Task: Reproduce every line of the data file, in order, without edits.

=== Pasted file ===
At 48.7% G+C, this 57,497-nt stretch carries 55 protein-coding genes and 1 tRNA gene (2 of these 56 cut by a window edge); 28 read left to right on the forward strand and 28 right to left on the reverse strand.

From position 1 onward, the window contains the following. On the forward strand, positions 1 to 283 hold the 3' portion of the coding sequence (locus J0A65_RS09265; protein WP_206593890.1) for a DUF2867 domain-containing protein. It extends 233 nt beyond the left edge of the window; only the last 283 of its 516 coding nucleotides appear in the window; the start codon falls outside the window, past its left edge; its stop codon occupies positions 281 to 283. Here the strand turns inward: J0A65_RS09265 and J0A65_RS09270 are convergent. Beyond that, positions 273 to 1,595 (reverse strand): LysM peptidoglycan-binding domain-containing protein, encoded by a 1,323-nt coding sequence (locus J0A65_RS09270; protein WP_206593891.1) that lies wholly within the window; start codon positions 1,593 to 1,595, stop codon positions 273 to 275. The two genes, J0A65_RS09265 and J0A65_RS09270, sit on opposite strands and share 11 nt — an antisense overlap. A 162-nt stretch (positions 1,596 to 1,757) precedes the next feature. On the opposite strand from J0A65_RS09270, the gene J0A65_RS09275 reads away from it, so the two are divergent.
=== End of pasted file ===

At 48.7% G+C, this 57,497-nt stretch carries 55 protein-coding genes and 1 tRNA gene (2 of these 56 cut by a window edge); 28 read left to right on the forward strand and 28 right to left on the reverse strand.

From position 1 onward, the window contains the following. On the forward strand, positions 1 to 283 hold the 3' portion of the coding sequence (locus J0A65_RS09265; protein WP_206593890.1) for a DUF2867 domain-containing protein. It extends 233 nt beyond the left edge of the window; only the last 283 of its 516 coding nucleotides appear in the window; the start codon falls outside the window, past its left edge; its stop codon occupies positions 281 to 283. Here the strand turns inward: J0A65_RS09265 and J0A65_RS09270 are convergent. Beyond that, positions 273 to 1,595 (reverse strand): LysM peptidoglycan-binding domain-containing protein, encoded by a 1,323-nt coding sequence (locus J0A65_RS09270; protein WP_206593891.1) that lies wholly within the window; start codon positions 1,593 to 1,595, stop codon positions 273 to 275. The two genes, J0A65_RS09265 and J0A65_RS09270, sit on opposite strands and share 11 nt — an antisense overlap. A 162-nt stretch (positions 1,596 to 1,757) precedes the next feature. On the opposite strand from J0A65_RS09270, the gene J0A65_RS09275 reads away from it, so the two are divergent.